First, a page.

A group of international scholars are meeting in Espoo, Finland 15-18.10.2014, taking the first step in the work with a new book that gathers knowledge on gambling policy and prevention.
Michael Egerer defended his dissertation Institutional footprints in the addiction image: A focus-group study with Finnish and French general practitioners and social workers from University of Helsinki 12th of September 2014. Opponent was Geoffrey Hunt.
Tanja Hirschovits-Gerz at Tampere University is defending her dissertation”Suomalaisten riippuvuuksia koskevat mielikuvat” [Finnish people’s images of addiction] on September the 6th. Opponent was Pekka Hakkarainen, THL.
Professor Pekka Sulkunen has been granted 600 000 euro from the Academy of Finland for a comparative research project that focuses on the use of public funds collected from gambling activities. The project will compare different systems, justification discourses and the negative social implications of gambling.
Research will be carried out in five European countries: Finland, Sweden, Norway, France and Italy.
During the past two weeks Thomas Babor has been a visiting scholar at the CEACG. The reason for his visit in Helsinki this time is a collaborative book on gambling policy which he is planning and organizing with CEACG’s researchers.
The latest issue of NAD is a thematic issue and stems from the work of the international research consortium ‘Theories of addiction and images of addictive behaviours’ and its continuation, the Helsinki Centre for the Study of Addiction, Control and Governance (CEACG).
This is an invitation for contributions for a thematic issue on Addiction: What Is The Added Value Of The Concept Today? based on the thematic meeting of the Kettil Bruun Society organized at Majvik, Finland, in October 2012 by the University of Helsinki Colloquium of Advanced Studies and the Centre for Research on Addiction, Control and Governance (CEACG). The issue will be published in the International Journal of Alcohol and Drug Research, a journal published on behalf of the Kettil Bruun Society.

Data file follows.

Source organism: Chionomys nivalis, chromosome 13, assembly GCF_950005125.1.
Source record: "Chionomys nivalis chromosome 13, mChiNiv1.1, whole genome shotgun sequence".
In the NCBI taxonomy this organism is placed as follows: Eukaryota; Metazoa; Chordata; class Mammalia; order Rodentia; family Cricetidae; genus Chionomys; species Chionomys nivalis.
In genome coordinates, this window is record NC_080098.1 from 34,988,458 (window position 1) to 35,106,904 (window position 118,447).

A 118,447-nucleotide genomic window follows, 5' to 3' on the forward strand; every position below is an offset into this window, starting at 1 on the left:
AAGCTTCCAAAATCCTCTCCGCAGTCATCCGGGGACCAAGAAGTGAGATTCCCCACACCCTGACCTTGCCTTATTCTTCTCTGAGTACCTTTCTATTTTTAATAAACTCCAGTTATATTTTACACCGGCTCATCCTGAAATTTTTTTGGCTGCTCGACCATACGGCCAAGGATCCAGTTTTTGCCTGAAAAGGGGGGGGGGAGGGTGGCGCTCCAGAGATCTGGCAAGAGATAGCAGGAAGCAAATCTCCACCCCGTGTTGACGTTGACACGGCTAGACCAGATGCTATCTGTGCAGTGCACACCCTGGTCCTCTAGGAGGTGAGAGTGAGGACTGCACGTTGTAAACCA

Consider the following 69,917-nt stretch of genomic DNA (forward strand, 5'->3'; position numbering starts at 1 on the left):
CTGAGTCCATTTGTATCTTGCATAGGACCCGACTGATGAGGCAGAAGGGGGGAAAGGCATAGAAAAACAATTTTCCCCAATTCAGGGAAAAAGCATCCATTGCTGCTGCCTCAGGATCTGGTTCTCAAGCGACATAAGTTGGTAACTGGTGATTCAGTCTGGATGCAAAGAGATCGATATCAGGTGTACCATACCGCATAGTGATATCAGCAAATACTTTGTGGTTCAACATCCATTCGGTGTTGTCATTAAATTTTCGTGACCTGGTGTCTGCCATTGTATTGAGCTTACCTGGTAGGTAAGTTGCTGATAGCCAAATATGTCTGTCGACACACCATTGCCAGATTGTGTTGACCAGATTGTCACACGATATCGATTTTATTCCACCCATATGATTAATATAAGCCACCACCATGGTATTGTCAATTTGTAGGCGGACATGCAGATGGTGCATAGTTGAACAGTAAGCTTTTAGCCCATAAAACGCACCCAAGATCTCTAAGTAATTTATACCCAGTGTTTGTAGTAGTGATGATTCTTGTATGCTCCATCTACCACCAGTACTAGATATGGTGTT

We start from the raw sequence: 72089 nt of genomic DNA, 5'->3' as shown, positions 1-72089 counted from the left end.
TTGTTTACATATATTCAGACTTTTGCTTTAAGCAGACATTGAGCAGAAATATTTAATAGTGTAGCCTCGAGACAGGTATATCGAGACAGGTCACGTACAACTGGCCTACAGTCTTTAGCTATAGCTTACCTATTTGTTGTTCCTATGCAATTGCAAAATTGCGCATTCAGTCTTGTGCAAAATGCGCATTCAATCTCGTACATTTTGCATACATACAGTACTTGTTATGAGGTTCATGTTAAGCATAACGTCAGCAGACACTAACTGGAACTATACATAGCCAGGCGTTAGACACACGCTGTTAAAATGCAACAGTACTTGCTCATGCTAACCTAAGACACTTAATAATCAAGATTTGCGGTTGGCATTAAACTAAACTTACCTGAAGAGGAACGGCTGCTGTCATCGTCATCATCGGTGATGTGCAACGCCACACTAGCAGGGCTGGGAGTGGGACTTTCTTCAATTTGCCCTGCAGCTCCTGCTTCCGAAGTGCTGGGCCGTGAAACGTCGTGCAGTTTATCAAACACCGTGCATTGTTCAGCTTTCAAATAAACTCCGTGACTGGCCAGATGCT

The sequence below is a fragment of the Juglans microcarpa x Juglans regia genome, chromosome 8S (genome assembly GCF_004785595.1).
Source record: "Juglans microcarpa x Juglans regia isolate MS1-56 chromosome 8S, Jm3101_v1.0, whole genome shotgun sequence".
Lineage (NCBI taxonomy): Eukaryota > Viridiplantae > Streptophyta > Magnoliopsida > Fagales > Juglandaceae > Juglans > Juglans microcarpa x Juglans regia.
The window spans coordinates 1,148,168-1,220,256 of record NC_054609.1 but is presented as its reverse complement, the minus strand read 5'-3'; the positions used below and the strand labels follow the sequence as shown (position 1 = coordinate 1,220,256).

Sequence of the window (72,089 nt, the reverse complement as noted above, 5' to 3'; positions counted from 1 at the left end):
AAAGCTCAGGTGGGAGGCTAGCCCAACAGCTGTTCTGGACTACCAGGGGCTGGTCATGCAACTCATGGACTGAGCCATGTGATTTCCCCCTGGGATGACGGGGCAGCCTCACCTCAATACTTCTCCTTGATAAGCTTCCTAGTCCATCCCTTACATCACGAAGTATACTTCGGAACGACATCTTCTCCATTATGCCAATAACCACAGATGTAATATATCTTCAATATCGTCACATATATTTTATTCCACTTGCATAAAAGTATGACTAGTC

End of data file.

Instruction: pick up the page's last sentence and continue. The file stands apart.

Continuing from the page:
We welcome contributions from both the participants of the meeting and others, discussing the ways in which addiction can be understood in view of the knowledge available. What does the concept of addiction contribute with? Why is it useful or insufficient? We are looking for critical and careful analysis of evidence, reflection on the moral and practical implications of the concept in different contexts, and the way forward needed to be given to a proper and free space of interchange between different points of view. For more information about the background of the conference, please view https://blogs.helsinki.fi/hu-ceacg/conferences-and-events/
All manuscripts will be peer-reviewed; their publication relies on their quality and relevance. Articles should be no longer than 3000 words, exclusive of references, tables and figures. Manuscripts exceeding this word limit should make a convincing case for an article to be longer, and be approved by the editorial team. Abstracts should be no longer than 250 words.
The timetable is as follows:
Abstract submission by15th of March 2013 to email@example.com
Manuscript submission: by15th of August 2013.
Anita Borch, National Institute for Consumer Research (SIFO), Norway
Varpu Rantala, Centre for Research on Addiction, Control and Governance (CEACG), Finland
CEACG-researchers Arto Ruuska and Michael Egerer have received scholarships from the Finnish Foundation for Alcohol Studies.
M.Soc.Sci. Arto Ruuska received a grant for his post-doc work
“From dietetic prudence to clinical and social studies of alcohol misuse: Alcohol-related phenomena in European medical thought, c. 1790–1851”
M. Soc. Sc. Michael Egerer received funding from the Gambling Studies fund for the project
“Problem gambling: Explaining, assigning responsibility and harm. General practitioners’ and social workers’ perspective”
Call for abstracts: closing date 11 January 2013
The 8th International Conference on Nightlife, Substance Use and Related Health Issues
May 28-30, 2013, San Francisco
Do you have research, policy initiatives or practical experience that can show others from around the world how to make promote and protect health in nightlife environments? If so, please submit an abstract. To submit an abstract, register to attend and find out more, please visit: www.clubhealthsf2013.org<http://www.clubhealthsf2013.org>
Club Health San Francisco 2013 is organized by the Centre for Public Health, Liverpool John Moores University, UK in partnership with DanceSafe, Drug Policy Alliance, San Francisco Department of Public Health, Better World Advertising, California Music and Culture Association and the San Francisco Entertainment Commission.
Anna Petran, a junior research fellow at the Gender Initiativkolleg (GIK) “Gender, Violence and Agency in the Era of Globalization” (University of Vienna, Austria), visited the CEACG for a 3 month period during this autumn.